Friday, November 28, 2014

An update!

Well, it's been a while. Actually, it's been roughly four years. Here are some updates: 
1. I'm married. 
2. I'm back in Korea. 
3. I made an Internet course on how to turn barley into beer easily and cheaply (ok, this is probably a bit of a surprise.)


I've been a brewer for a long time.  The sad state of beer affairs in Korea forced me to take it, the brewing craft, a little bit more seriously.  As a result, I know more about beer making that's probably healthy or prudent.  I wasn't going to stop drinking beer so I had to make my own.  What makes my course unique is that I focus on working with "the lay of the land." Forging your own materials instead of buying off the shelf.  What I'm saying is I brought "hillbilly" to Korea. Have a look for yourself.

My videos, unlike the writing in which you have come to love on Oatmeal & Porn, is pure content minus foreplay.  Youtube has some great content regarding beer brewing but I don't want to sift through 14 minutes about a dude talking about how shitty his ex-wife is to get to the 1 minute part about how to build a mashtun.  For a crisp 20-spot, (30% off the sticker price) I will show you how to make beer from repurposed and DIY equipment in the space of a laundry closet.  I present to you I Brew U Brew "Small Spaces, Minimal Gear and Lotsa Beer"

Saturday, August 14, 2010

"The Jacket"

The dog, "The Jacket" and I

Some time ago in the Netherlands, a person might save an entire lifetime to buy a precious tulip bulb. Surely, at least one person thought ill of this motivation but went along with the masses in order to keep up with the Knickerbacker's. In the survival sense, everything that one spends money on (well, paper money itself is a rather ridiculous notion) that isn't directly related to food, water, shelter, and depending on how one views semantics, reproduction, might seem extraneous.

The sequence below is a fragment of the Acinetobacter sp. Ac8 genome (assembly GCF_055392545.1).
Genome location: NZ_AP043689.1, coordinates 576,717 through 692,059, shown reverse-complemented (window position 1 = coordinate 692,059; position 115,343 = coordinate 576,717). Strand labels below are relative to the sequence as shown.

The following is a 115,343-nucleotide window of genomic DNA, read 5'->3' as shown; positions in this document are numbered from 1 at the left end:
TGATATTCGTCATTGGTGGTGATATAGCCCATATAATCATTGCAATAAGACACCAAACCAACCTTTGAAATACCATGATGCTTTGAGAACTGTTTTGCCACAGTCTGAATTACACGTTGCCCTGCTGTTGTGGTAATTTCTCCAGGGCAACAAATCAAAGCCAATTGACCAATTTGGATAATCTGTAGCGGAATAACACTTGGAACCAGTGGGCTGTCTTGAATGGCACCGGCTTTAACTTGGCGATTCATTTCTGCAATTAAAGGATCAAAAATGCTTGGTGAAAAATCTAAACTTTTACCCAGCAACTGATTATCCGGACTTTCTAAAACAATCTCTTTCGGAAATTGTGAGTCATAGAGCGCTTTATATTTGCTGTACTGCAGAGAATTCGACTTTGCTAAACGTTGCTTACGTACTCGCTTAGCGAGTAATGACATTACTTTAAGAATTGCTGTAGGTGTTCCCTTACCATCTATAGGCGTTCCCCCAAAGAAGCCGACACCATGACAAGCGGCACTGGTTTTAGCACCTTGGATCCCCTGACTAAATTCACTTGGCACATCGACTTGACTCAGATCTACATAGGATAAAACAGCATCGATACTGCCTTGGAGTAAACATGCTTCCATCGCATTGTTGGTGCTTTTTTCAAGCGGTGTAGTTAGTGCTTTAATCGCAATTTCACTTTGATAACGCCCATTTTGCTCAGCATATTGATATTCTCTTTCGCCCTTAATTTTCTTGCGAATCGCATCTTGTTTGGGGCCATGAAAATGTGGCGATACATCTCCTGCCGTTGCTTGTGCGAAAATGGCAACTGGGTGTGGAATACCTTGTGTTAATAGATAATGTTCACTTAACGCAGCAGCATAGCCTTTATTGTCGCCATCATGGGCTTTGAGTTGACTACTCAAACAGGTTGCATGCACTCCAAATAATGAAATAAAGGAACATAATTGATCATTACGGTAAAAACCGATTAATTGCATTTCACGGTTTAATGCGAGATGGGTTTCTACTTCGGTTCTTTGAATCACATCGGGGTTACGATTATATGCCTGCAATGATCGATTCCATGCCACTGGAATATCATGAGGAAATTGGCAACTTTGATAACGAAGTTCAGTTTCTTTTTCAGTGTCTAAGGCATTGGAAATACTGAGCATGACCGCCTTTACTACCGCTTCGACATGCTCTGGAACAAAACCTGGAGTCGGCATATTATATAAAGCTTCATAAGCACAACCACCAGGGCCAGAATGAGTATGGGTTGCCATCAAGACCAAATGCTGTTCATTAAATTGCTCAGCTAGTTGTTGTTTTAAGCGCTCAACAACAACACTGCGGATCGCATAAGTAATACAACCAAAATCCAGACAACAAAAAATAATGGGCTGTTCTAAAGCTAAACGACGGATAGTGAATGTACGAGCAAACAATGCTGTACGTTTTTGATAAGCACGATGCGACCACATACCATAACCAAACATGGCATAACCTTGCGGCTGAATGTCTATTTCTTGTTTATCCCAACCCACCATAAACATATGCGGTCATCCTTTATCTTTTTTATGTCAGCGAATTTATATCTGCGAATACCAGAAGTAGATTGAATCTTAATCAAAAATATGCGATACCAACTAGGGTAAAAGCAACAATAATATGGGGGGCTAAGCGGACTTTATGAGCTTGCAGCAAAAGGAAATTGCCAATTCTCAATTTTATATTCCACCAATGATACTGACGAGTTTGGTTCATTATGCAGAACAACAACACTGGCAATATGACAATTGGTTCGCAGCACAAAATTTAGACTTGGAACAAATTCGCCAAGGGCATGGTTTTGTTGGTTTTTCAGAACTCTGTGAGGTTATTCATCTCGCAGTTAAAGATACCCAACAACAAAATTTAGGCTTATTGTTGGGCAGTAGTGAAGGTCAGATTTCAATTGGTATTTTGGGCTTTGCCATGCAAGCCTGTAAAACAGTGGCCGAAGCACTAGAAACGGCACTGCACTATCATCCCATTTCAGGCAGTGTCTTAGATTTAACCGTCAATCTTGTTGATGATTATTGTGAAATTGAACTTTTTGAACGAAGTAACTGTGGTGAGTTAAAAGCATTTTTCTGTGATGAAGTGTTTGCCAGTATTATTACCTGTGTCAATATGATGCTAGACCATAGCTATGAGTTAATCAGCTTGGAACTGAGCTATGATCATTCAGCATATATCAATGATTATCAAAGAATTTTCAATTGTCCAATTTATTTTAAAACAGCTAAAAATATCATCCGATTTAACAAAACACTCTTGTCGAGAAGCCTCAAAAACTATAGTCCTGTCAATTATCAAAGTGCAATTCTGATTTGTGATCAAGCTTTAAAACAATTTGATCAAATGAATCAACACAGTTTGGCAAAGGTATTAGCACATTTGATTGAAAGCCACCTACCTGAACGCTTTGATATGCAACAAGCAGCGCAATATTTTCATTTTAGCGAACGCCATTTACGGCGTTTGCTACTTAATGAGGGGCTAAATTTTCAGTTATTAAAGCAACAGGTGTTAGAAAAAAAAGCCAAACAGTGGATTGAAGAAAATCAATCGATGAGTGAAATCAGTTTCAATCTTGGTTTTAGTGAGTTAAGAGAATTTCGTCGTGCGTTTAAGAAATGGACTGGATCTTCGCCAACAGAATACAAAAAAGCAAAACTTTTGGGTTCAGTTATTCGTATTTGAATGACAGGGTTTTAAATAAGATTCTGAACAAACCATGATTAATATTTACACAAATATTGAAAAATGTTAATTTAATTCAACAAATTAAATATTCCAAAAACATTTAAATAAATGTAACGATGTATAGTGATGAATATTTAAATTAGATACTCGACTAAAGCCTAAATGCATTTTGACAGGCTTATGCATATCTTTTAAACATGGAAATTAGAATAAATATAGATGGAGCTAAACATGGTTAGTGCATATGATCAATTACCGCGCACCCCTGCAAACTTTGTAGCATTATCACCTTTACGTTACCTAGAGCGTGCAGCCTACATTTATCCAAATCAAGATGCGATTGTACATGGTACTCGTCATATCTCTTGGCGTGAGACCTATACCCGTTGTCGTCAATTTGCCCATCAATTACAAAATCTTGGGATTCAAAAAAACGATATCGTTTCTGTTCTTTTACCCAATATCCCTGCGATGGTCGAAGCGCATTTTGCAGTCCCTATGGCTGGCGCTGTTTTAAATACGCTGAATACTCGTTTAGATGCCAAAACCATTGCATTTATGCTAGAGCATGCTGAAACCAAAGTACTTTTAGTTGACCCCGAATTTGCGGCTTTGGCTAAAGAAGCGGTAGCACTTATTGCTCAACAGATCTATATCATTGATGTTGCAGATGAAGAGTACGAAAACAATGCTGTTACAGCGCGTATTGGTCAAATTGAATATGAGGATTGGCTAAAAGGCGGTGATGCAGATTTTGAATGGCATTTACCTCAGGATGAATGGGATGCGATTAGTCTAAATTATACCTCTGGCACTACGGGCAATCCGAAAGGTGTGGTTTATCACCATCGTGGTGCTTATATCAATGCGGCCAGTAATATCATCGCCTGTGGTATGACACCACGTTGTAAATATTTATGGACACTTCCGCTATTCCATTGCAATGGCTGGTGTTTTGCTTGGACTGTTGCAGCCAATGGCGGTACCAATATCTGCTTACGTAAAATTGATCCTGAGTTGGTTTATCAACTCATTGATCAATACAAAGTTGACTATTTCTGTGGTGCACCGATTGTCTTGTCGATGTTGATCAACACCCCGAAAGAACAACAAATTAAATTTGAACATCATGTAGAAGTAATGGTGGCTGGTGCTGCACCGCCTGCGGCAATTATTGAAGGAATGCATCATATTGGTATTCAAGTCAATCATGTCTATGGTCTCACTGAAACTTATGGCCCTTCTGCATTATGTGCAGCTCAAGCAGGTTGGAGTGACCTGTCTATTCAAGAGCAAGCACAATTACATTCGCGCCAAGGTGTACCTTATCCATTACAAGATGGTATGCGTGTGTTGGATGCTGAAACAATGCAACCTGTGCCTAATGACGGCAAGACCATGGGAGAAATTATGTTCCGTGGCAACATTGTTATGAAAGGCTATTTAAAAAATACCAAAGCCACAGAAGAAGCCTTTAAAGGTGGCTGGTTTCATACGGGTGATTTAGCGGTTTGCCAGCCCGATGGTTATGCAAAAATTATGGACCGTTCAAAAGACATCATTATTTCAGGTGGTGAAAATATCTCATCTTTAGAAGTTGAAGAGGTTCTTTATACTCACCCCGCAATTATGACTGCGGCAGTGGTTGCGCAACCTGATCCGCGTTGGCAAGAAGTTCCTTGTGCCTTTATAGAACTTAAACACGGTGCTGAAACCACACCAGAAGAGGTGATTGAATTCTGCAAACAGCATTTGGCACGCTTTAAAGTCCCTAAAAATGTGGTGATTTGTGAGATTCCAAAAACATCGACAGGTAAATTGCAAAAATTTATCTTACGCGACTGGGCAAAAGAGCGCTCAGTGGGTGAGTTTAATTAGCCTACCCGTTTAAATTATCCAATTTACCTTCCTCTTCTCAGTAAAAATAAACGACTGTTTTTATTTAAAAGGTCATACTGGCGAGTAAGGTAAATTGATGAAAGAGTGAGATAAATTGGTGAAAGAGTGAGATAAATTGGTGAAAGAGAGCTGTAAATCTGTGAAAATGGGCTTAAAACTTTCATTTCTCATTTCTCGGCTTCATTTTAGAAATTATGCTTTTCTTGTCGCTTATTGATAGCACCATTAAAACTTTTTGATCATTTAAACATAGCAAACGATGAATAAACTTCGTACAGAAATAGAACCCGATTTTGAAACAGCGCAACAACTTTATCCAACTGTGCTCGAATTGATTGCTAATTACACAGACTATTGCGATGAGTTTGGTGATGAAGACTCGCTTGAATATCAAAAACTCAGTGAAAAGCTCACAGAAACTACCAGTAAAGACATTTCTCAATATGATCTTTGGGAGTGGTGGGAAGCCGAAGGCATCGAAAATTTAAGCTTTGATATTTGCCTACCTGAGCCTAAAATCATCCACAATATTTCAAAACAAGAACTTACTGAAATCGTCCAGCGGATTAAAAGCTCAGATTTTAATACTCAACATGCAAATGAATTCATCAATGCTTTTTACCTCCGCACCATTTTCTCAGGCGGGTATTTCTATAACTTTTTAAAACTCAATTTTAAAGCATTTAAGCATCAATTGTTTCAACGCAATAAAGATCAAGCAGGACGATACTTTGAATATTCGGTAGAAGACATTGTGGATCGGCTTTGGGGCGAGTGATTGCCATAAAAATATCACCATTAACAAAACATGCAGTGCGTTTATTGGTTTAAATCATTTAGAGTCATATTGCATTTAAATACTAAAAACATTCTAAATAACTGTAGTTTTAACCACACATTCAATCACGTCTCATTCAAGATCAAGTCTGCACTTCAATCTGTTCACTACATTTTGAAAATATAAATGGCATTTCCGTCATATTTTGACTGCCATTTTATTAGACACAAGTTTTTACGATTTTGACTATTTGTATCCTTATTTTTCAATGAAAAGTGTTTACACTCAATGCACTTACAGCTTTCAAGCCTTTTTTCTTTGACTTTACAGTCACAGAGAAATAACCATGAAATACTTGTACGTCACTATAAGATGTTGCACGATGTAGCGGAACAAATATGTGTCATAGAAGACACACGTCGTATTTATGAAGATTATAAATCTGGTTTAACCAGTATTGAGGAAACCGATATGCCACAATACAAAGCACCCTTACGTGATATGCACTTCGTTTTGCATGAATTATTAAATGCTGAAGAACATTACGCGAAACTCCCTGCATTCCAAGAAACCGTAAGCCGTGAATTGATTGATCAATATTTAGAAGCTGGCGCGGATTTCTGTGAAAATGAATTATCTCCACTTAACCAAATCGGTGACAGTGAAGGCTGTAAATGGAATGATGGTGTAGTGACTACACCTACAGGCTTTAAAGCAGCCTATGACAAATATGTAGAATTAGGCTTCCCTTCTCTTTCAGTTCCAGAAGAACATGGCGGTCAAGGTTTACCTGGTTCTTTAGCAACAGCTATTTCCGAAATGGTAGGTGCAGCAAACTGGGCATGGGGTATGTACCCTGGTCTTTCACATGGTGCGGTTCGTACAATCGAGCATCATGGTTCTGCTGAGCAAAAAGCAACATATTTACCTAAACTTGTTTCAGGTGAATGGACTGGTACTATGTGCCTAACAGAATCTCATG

In a recent study, 68% of Koreans thought that "money" was the ultimate marker of "success". When the same question was posed to Americans and Canadians, the results were markedly different; 33% and 28% respectively. As an American, I was slightly surprised at the results. Upon further reading, here were two possible explanations; America has been wealthy for quite sometime and perhaps people have come to the assertion that amassed riches don't necessarily bring happiness - or - perhaps in light of our recent economic troubles, people are bracing themselves for the worst and trying to make themselves feel better.

Korea, with an economy that boosted 100 USD per capita figures in the 1960's, has rose to the world's 15th largest. There's a lot of money flying around over here and it's a fairly new phenomenon. For example, it's been heard of for people to take out bank loans to buy expensive cell phones. Any item bought on clearance or through the internet is inferior to an item bought at an expensive brick and mortar name brand store. A Papa John's large pizza costs 25 dollars and there are no shortage of people waiting in the line throw down that kind of money.

There's a saying that goes something along the lines of "less is more" but here in Korea it feels like "more is everything"

When Alla and I were at the gym our first few weeks here in Daejeon, we met this nice group of Koreans there and exchanged pleasantries every time we saw them. From that, they invited us to go rock climbing. On the day previous to the climb, I succumbed to one of the 8,000 flu viruses going around. When it became obvious that I could barely lift my head off the the pillow, let alone climb, we called them and cancelled. We both felt bad knowing that they had to make arrangements at the climbing gym to squeeze us in so we offered to buy the group of four dinner.

When dinner came around, we were quite surprised to see the old group of four balloon to seven. There wasn't a whole lot we could do at that point. It's not like we could ask people to go home so we were forced to eat the 100 plus dollar dinner tab. This wasn't a big deal really because if I tallied up all the dinners that have been bought for me over here, well, you get the idea. It was one week later where the situation turned for the weird.